In this the seventh in the series featuring Ruth Galloway, a forensic archaeologist, the historical find is the body of a pilot in a WWII plane. The hapless Barry West who came across the plane while clearing the ground for a new development of luxury homes. After recovering from the shock he calls the police and the excavation of the plane begins.
When Ruth is called by DI Harry Nelson she is convinced that the pilot hasn’t been there since the end of the war. That raises plenty of questions not least whose body is it, where has it been and who moved him to the plane and why? So quite a lot to discover and the place to start is the family who used to own the land the plane was found on; the Blackstock family have been in Norfolk for centuries.
There is plenty to get involved in this book from the array of personal and work relationships that have woven their way into the story. Judy is now having her second child with the druid Cathbad and although his role in this book is more muted than previously, it was good to see how life was treating him now that he lives in a house with his family. Ruth also gets to meet up with Frank who she met whilst filming the TV series in The Outcast Dead and of course her boss Phil is trying to muscle latest action. All the catching up with these well-known characters is part of the enjoyment of reading this series, but to get the full story arc, you do need to begin at the start of the series although it could be read as a stand-alone.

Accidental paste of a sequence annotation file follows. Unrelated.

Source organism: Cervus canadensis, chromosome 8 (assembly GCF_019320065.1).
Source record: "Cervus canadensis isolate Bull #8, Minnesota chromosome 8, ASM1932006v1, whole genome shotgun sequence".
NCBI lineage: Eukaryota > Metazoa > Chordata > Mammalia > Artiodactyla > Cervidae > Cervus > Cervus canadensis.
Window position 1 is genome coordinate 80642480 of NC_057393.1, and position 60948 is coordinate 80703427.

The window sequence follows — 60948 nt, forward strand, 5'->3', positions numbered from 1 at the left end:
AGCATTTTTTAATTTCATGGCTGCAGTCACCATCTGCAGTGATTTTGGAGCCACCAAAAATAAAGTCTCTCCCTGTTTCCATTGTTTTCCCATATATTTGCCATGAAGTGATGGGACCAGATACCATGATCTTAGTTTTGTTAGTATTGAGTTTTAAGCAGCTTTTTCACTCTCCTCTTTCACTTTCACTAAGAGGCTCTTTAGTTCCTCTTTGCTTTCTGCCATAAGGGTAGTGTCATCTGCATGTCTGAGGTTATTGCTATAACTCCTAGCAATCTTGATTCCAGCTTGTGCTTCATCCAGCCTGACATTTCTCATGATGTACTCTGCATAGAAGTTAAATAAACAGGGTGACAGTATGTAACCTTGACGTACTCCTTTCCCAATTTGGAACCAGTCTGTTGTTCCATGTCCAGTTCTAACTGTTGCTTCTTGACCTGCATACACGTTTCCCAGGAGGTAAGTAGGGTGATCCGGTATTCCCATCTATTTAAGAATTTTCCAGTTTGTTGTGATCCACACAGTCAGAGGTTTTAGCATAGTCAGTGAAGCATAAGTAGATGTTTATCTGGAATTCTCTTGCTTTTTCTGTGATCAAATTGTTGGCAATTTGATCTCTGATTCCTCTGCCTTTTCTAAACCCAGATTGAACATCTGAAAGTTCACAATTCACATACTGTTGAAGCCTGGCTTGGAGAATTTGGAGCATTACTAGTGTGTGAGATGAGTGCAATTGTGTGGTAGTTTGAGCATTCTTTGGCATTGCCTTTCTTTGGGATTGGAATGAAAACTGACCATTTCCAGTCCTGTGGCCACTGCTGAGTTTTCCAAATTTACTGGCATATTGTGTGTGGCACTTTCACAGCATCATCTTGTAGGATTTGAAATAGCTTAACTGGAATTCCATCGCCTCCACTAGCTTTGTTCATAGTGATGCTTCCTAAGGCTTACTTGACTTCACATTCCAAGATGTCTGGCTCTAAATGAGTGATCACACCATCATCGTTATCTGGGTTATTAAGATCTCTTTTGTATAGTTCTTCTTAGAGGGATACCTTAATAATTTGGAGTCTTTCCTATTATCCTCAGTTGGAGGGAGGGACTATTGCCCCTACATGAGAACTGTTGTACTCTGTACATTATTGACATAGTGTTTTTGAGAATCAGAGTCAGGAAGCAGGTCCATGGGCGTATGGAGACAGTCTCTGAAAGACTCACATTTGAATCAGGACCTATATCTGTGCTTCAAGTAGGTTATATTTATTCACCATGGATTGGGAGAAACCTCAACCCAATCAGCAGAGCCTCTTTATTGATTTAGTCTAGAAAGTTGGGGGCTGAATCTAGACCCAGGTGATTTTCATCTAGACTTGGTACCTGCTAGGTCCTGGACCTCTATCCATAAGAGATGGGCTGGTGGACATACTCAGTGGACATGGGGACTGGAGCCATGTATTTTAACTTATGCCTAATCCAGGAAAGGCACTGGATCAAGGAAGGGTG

The mystery itself is surrounded by a colourful array of characters, whilst avoiding stereotypes, these are recognisable people even if some of them are not the kind that you would want to be friends with. As always Elly Griffiths gives us a good sense of place with the Norfolk landscape vividly described overlaid with a stifling hot summer which transported me right to the centre of the action. The storyline is also helped with some gentle humour so that despite the race to find a killer in the present as well as solving the mystery of the past this doesn’t feel gloomy.
Of course the link to the ghost fields in the title which is the name for the disused American air bases that were situated in the UK was of real interest to me as is the delving into the family history of the long established Blackstock family which results in some interesting revelations. This is an all-round good read, satisfying and comforting as well as informative. I’m already looking forward to the next book.
I’d like to thank the publishers Quercus for allowing me to read a copy of this book ahead of the publication date of 26 March 2015.
Previous books in the Elly Griffiths series
The Crossing Places
The Janus Stone
The House at Sea’s End
A Room Full of Bones
The Outcast Dead